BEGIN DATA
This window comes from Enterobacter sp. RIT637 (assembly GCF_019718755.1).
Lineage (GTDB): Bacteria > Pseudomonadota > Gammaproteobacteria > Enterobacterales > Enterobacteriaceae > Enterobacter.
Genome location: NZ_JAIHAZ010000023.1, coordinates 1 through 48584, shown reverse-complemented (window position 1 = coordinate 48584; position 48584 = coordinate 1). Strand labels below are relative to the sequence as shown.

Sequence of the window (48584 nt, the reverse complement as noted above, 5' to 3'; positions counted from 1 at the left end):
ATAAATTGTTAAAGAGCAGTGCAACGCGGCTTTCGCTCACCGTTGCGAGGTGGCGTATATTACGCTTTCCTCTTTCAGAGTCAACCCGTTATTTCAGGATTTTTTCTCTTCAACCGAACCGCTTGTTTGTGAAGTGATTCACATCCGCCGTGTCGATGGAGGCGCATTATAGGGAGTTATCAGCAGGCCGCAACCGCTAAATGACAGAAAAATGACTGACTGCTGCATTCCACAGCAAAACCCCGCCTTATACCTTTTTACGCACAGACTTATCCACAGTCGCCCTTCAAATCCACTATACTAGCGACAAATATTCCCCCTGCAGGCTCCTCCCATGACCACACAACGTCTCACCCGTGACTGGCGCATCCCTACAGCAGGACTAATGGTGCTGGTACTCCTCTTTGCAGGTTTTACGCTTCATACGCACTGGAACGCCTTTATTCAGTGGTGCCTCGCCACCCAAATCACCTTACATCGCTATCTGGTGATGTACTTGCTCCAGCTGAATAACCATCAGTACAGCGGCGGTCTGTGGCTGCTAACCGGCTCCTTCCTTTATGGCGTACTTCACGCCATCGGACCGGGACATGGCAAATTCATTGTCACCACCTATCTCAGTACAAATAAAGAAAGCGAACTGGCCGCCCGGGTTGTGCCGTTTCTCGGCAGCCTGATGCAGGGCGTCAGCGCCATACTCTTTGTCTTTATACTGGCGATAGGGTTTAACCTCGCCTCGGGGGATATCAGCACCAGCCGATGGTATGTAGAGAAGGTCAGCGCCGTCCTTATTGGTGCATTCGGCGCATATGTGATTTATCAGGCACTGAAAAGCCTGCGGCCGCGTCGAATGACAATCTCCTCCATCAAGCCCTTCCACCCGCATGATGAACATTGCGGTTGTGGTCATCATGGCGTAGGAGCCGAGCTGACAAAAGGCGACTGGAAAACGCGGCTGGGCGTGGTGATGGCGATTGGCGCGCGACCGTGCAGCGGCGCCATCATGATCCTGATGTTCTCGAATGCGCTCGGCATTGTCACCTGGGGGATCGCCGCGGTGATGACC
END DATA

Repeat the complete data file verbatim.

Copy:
This window comes from Enterobacter sp. RIT637 (assembly GCF_019718755.1).
Lineage (GTDB): Bacteria > Pseudomonadota > Gammaproteobacteria > Enterobacterales > Enterobacteriaceae > Enterobacter.
Genome location: NZ_JAIHAZ010000023.1, coordinates 1 through 48584, shown reverse-complemented (window position 1 = coordinate 48584; position 48584 = coordinate 1). Strand labels below are relative to the sequence as shown.

Sequence of the window (48584 nt, the reverse complement as noted above, 5' to 3'; positions counted from 1 at the left end):
ATAAATTGTTAAAGAGCAGTGCAACGCGGCTTTCGCTCACCGTTGCGAGGTGGCGTATATTACGCTTTCCTCTTTCAGAGTCAACCCGTTATTTCAGGATTTTTTCTCTTCAACCGAACCGCTTGTTTGTGAAGTGATTCACATCCGCCGTGTCGATGGAGGCGCATTATAGGGAGTTATCAGCAGGCCGCAACCGCTAAATGACAGAAAAATGACTGACTGCTGCATTCCACAGCAAAACCCCGCCTTATACCTTTTTACGCACAGACTTATCCACAGTCGCCCTTCAAATCCACTATACTAGCGACAAATATTCCCCCTGCAGGCTCCTCCCATGACCACACAACGTCTCACCCGTGACTGGCGCATCCCTACAGCAGGACTAATGGTGCTGGTACTCCTCTTTGCAGGTTTTACGCTTCATACGCACTGGAACGCCTTTATTCAGTGGTGCCTCGCCACCCAAATCACCTTACATCGCTATCTGGTGATGTACTTGCTCCAGCTGAATAACCATCAGTACAGCGGCGGTCTGTGGCTGCTAACCGGCTCCTTCCTTTATGGCGTACTTCACGCCATCGGACCGGGACATGGCAAATTCATTGTCACCACCTATCTCAGTACAAATAAAGAAAGCGAACTGGCCGCCCGGGTTGTGCCGTTTCTCGGCAGCCTGATGCAGGGCGTCAGCGCCATACTCTTTGTCTTTATACTGGCGATAGGGTTTAACCTCGCCTCGGGGGATATCAGCACCAGCCGATGGTATGTAGAGAAGGTCAGCGCCGTCCTTATTGGTGCATTCGGCGCATATGTGATTTATCAGGCACTGAAAAGCCTGCGGCCGCGTCGAATGACAATCTCCTCCATCAAGCCCTTCCACCCGCATGATGAACATTGCGGTTGTGGTCATCATGGCGTAGGAGCCGAGCTGACAAAAGGCGACTGGAAAACGCGGCTGGGCGTGGTGATGGCGATTGGCGCGCGACCGTGCAGCGGCGCCATCATGATCCTGATGTTCTCGAATGCGCTCGGCATTGTCACCTGGGGGATCGCCGCGGTGATGACC